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Are hybrid VSAT and LEO networks the next maritime communications solution?

Photo: NYK Starlink antenna installation on board a vessel
Starlink antenna installation on board a vessel
Low earth orbit (LEO) satellite communications networks such as Elon Musk’s Starlink are causing a major stir in the maritime sector.

The low latency SpaceX Starlink network which was launched for maritime earlier this year has been described as potentially revolutionary and a game changer by users. The improvement in communications for crew welfare has been particularly highlighted.

While praise has been heaped on Starlink existing operators point to the lack of managed service offerings and an inconsistency of coverage. Players such as KVH and NSSLGlobal are turning to offering the LEO services of Starlink combined with managed VSAT, as well as other options such as 5G.

KVH’s single antenna TracNet system launched in July last year integrates VSAT, Ku-Band, 5G and 4G LTE, and wifi. The system connects the service providing the best performance and availability, automatically switching as conditions change.

Starlink is now being offering as an add-on plugged into the TracNet antenna.

Speaking to Seatrade Maritime News at Sea Asia 2023 recently Chris Watson, KVH’s Vice President of Marketing and Communications said, “So a lot of what we are looking at now are the trends towards hybrid and how do we make that happen, and how do we integrate other new and emerging services like Starlink or down the road OneWeb or Amazon.”

Looking specifically at Starlink he says they are seeing a lot of interest from customers to try the system but there are not willing to commit to it for 100% of their communications.

Watson saw two reasons to this, one was reliability, and that while when it works it’s a really good service, there are also stories of for example a cruise ship coming into port and eating up all the data and as result other customers experiencing a loss of service.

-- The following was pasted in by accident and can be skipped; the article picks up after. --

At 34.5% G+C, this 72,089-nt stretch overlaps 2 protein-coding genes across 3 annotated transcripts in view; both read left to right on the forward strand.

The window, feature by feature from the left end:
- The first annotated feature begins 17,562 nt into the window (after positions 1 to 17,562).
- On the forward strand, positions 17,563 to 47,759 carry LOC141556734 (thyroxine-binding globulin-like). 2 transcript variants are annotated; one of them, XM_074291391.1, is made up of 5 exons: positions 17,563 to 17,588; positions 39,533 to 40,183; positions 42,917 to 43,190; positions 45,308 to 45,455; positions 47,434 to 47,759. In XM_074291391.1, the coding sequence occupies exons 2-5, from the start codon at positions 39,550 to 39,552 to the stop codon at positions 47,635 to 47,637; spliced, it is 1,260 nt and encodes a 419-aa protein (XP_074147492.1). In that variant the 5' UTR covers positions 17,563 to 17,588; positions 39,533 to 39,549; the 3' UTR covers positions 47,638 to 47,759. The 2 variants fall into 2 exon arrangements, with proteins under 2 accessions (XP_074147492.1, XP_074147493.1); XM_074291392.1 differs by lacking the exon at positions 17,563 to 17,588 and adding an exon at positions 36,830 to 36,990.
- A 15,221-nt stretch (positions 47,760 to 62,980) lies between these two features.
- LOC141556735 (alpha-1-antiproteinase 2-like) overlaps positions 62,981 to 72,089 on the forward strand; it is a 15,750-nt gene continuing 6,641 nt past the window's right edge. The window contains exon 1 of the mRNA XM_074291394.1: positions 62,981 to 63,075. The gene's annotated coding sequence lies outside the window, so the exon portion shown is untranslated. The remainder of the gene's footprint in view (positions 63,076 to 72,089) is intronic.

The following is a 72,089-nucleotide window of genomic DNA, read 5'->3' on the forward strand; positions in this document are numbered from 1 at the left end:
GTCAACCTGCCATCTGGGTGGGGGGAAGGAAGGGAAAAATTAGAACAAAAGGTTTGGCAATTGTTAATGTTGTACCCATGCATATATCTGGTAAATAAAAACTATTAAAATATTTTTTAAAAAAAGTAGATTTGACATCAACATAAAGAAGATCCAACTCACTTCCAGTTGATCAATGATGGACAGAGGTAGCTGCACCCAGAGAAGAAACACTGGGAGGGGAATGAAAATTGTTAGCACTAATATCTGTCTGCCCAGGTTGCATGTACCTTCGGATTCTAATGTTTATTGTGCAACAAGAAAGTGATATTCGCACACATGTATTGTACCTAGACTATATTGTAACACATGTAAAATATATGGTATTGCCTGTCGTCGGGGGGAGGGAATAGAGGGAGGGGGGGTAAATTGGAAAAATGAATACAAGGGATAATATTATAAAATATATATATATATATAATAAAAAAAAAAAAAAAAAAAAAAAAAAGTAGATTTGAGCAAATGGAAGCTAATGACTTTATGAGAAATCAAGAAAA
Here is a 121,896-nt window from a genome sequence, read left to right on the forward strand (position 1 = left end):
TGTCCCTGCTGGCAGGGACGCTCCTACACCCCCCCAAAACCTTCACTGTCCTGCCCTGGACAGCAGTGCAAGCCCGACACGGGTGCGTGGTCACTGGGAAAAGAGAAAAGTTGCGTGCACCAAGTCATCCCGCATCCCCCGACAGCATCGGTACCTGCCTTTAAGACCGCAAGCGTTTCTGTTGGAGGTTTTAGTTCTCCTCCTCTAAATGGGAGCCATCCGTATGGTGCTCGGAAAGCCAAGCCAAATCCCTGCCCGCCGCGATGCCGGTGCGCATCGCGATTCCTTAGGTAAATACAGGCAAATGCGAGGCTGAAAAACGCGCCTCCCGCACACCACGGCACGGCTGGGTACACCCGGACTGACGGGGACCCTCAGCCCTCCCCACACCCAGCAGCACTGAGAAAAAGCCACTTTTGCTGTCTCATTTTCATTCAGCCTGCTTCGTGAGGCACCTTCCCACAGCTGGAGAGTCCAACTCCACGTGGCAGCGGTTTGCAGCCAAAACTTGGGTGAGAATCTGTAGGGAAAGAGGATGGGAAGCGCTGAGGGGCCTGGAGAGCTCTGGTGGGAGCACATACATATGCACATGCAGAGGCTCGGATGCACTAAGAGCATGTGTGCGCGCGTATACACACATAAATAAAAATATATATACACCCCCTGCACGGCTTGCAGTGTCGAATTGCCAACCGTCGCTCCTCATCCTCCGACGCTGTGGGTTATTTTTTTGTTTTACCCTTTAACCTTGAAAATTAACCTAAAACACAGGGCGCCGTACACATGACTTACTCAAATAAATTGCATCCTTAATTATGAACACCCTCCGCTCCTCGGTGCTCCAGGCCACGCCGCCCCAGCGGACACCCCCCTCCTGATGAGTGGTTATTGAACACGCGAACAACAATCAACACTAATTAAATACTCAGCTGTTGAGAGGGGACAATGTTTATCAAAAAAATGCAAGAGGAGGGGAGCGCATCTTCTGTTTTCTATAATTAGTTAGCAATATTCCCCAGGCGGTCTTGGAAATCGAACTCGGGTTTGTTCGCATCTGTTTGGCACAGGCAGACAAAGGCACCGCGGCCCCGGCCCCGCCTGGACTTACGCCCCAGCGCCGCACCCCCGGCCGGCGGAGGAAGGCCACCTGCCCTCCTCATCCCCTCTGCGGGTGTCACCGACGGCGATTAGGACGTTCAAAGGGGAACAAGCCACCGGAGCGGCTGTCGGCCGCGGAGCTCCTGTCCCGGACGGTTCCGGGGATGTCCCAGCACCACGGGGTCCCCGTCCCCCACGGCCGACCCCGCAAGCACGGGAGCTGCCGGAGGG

The second is that it is just a data pipe and does not come with adds such as enhanced cybersecurity and crew email.

“So, what we're seeing is commercial vessels and leisure customers who are willing to try it, they're interested in it, but they are not willing to commit 100% to it. Which is why the solution that we have where it's our system, combined with Starlink to create an even more robust package is something that we think is very appealing,” Watson explained.

Meanwhile NSSLGlobal has announced it is fusing its VSAT offering with Starlink’s LEO connectivity, for which it is an authorised reseller, which it says will meet the needs specialised needs of the maritime industry.

Launching FUSIONIPLEO NSSLGlobal said the service combined high availability business critical comms with high throughput, low latency connectivity for crew welfare services.

It said that FUSIONIPLEO was the result of three years of testing LEO network capabilities and would be delivered through its SMART@SEA network.

The company said it meant vessel operators would have access to security, reliability and increased options with an L-Band backup for guaranteed connectivity anywhere in the world.

“We’ve been consistent and vocal in our desire to see crew welfare become a priority, to prevent isolation and mental health issues at sea, help our customers benefit from their investment in training and to aid with long-term planning and crew retention,” said Sally-Anne Ray, Group CEO, NSSLGlobal